An upcoming cruise, Leg 199, will continue climate research, focusing on the equatorial current system. One site will be drilled specifically to study how ocean chemistry and circulation evolved in response to high-latitude cooling and glaciation during the Eocene to Oligocene transition. Knowledge of past climate changes will help scientists understand current observed and projected climate change.
Deep-ocean drilling has expanded our knowledge of plate tectonics and, as a result, of large-scale earthquakes. ODP has sampled about a dozen subduction zones and studied the fluxes of these systems as well as the composition of fluids and the role fluids play in subduction zone evolution. Research legs have examined the role of water within fault zones, particularly the effect of permeability and fluid pore pressure at the boundary between the North American and Caribbean plates.
Real-time information from deep below the sea floor will fill in information gaps for future seismic study, as ODP participates in a global effort to increase the number of permanent geophysical observatories on the ocean floor. This takes advantage of both past and future ODP cruises. A pilot project used a borehole created during a previous ODP cruise near Oahu to deploy seismic instruments into the sea floor. The JOIDES Resolution has installed other stations during ODP cruises, including one in the Indian Ocean during a leg designed to research earthquakes. These and future stations will provide global coverage for research on the processes that cause earthquakes.
Gas hydrates are crystallized gas and water that form under high pressure and low temperatures in the deep sea. These natural gas reserves could potentially contain as much energy as all other forms of fossil fuels combined. But they are poorly understood. In most cases, the gas is methane; however, some hydrates have been recovered with high concentrations of carbon dioxide, hydrogen sulfide and other heavier hydrocarbons.
In 1995, ODP drilled into a gas hydrate field in the Blake Ridge off
the coast of North Carolina. Scientists were able to take and maintain
samples of hydrates at the in situ, high-pressure conditions in which the
From this study, the scientists have estimated that the Blake Ridge contains about 2.3x1015 cubic feet of methane ó enough to supply U.S. needs for more than 100 years.
More research on hydrates will occur next summer at Hydrate Ridge, offshore Oregon, during Leg 204. Drilling will focus on obtaining cores to better understand the physical and chemical mechanisms of hydrate formation and estimate hydrate volumes. This data should help researchers evaluate the economic potential of gas hydrates as a resource.
ODP has played a major role in education, through both its cores and cruises. About 20 percent of the scientists on the JOIDES Resolution are graduate students who gain experience in drilling and research and in working on teams. ODP has recently started an undergraduate student trainee program in which undergraduate students work under a mentorís guidance and sample the variety of scientific and technical activities of ocean drilling.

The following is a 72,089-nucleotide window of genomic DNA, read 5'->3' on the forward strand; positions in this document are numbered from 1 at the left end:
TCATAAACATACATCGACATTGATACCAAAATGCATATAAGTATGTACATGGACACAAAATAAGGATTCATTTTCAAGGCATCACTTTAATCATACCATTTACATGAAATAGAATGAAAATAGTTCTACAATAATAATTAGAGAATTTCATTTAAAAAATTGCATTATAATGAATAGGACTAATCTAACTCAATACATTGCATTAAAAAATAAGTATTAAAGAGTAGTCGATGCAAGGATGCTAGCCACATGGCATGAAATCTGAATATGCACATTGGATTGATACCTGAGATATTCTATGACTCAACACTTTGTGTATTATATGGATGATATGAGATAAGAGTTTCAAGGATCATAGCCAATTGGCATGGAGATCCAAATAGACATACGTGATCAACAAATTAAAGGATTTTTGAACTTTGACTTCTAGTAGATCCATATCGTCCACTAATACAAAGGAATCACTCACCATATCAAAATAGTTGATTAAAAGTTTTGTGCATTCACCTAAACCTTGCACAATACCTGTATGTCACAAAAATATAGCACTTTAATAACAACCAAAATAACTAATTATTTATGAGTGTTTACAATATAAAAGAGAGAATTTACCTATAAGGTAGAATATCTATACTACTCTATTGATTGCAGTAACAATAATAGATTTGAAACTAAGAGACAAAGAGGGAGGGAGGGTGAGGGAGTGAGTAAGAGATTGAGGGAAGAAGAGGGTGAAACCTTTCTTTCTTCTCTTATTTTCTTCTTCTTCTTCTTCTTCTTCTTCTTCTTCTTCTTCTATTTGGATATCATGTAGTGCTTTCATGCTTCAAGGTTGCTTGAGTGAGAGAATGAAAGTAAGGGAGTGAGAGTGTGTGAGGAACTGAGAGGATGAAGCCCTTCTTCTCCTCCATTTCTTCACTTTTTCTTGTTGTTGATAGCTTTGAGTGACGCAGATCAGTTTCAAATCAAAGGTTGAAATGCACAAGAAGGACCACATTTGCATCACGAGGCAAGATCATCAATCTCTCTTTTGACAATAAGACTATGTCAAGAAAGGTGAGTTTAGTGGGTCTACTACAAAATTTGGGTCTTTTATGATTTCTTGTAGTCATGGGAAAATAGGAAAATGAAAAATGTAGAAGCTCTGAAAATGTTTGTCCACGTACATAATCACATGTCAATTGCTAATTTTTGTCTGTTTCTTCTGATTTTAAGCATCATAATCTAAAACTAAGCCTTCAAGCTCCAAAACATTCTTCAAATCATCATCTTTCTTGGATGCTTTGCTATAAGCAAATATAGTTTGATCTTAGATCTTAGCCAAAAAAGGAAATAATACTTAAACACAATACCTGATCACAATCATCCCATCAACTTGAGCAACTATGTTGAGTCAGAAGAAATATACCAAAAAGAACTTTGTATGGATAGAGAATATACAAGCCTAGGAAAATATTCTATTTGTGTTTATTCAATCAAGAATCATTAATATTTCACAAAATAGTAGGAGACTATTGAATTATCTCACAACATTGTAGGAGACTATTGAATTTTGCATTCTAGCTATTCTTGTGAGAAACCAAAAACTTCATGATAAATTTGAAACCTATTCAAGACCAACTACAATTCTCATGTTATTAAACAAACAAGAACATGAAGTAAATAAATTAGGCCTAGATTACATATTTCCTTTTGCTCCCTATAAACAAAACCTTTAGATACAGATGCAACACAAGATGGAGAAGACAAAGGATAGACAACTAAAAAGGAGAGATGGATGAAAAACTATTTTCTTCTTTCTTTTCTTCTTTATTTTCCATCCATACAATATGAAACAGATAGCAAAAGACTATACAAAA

ODP databases, core repositories and micropaleontological reference centers are available to all scientists. The ship has taken more than 138 kilometers of core, resulting in more than 1 million samples spanning both the Cenozoic and Mesozoic eras. This information is available to students and researchers worldwide.
ďThe opportunities for ocean research are enormous, but the greatest rewards lie in working much more closely and actively with our colleagues in the solid earth, atmospheric and biologic sciences and focusing attention on the atmosphere-water-human-land system,Ē says JOI President Steven Bohlen. ďTogether we can produce scientific results that will have significant impact on public policy.Ē
Integrated Ocean Drilling Program
The Integrated Ocean Drilling Program (IODP) is scheduled to begin in October 2003. An international working group is still examining scientific and logistical options for implementing IODP.
How will IODP differ from the Ocean Drilling Program (ODP)? The main
advances will occur in the research vessels. IODP will use two ships, a
riser vessel currently under construction in Japan and a nonriser ship
sponsored by the United States.
With the riser drill ship, scientists will be able to drill into areas where safety concerns had precluded drilling, such as continental margins that contain oil and gas deposits, and in regions with thick sediment sections, fault zones and unstable formations. Additional platforms, including those to drill in shallow water and ice-covered regions, have been recommended in the planning for the nonriser vessel. To complement the additional onboard capabilities, IODP will also enhance shore-based facilities.
The international working group is also examining ways to expand partnerships with other international programs and industry. The collaborations could come in the form of jointly sponsored workshops, shared technology and equipment, and drilling proposals to address high-priority scientific objectives. Funding for the program is still under discussion. The United States and Japan intend to be equal partners, while other international partners together may provide one-third of the total costs.
Three areas of research have been identified for IODP: the deep biosphere and the sub-seafloor; environmental change and processes and their effects; and solid Earth cycles and geodynamics
As IODP and its partners grow, research goals will continue to evolve,
likely into issues that we are just beginning to understand with information
gained during ODP. For more information on the IODP, visit